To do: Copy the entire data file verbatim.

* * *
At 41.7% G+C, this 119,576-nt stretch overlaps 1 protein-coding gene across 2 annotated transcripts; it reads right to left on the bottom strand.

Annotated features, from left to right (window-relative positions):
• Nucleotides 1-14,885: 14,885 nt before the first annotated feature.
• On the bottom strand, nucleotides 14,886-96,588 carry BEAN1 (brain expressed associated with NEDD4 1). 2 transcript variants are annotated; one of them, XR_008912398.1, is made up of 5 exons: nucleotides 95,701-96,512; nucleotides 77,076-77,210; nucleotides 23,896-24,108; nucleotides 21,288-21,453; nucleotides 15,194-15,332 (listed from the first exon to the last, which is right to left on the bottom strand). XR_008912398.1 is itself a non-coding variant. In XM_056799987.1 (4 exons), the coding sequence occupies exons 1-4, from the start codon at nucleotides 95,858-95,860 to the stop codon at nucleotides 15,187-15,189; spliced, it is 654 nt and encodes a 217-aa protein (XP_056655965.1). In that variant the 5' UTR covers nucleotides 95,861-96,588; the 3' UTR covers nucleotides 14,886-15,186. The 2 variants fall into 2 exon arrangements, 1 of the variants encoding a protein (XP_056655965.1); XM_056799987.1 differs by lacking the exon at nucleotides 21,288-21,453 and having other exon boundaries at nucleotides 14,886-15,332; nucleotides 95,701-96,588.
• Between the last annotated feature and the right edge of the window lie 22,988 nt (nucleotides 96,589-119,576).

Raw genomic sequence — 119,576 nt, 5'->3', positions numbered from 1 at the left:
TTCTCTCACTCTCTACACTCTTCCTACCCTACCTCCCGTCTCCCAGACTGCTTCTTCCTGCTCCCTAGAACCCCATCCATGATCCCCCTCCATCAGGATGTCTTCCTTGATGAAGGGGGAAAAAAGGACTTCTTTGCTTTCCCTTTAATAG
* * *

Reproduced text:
At 41.7% G+C, this 119,576-nt stretch overlaps 1 protein-coding gene across 2 annotated transcripts; it reads right to left on the bottom strand.

Annotated features, from left to right (window-relative positions):
• Nucleotides 1-14,885: 14,885 nt before the first annotated feature.
• On the bottom strand, nucleotides 14,886-96,588 carry BEAN1 (brain expressed associated with NEDD4 1). 2 transcript variants are annotated; one of them, XR_008912398.1, is made up of 5 exons: nucleotides 95,701-96,512; nucleotides 77,076-77,210; nucleotides 23,896-24,108; nucleotides 21,288-21,453; nucleotides 15,194-15,332 (listed from the first exon to the last, which is right to left on the bottom strand). XR_008912398.1 is itself a non-coding variant. In XM_056799987.1 (4 exons), the coding sequence occupies exons 1-4, from the start codon at nucleotides 95,858-95,860 to the stop codon at nucleotides 15,187-15,189; spliced, it is 654 nt and encodes a 217-aa protein (XP_056655965.1). In that variant the 5' UTR covers nucleotides 95,861-96,588; the 3' UTR covers nucleotides 14,886-15,186. The 2 variants fall into 2 exon arrangements, 1 of the variants encoding a protein (XP_056655965.1); XM_056799987.1 differs by lacking the exon at nucleotides 21,288-21,453 and having other exon boundaries at nucleotides 14,886-15,332; nucleotides 95,701-96,588.
• Between the last annotated feature and the right edge of the window lie 22,988 nt (nucleotides 96,589-119,576).

Raw genomic sequence — 119,576 nt, 5'->3', positions numbered from 1 at the left:
TTCTCTCACTCTCTACACTCTTCCTACCCTACCTCCCGTCTCCCAGACTGCTTCTTCCTGCTCCCTAGAACCCCATCCATGATCCCCCTCCATCAGGATGTCTTCCTTGATGAAGGGGGAAAAAAGGACTTCTTTGCTTTCCCTTTAATAG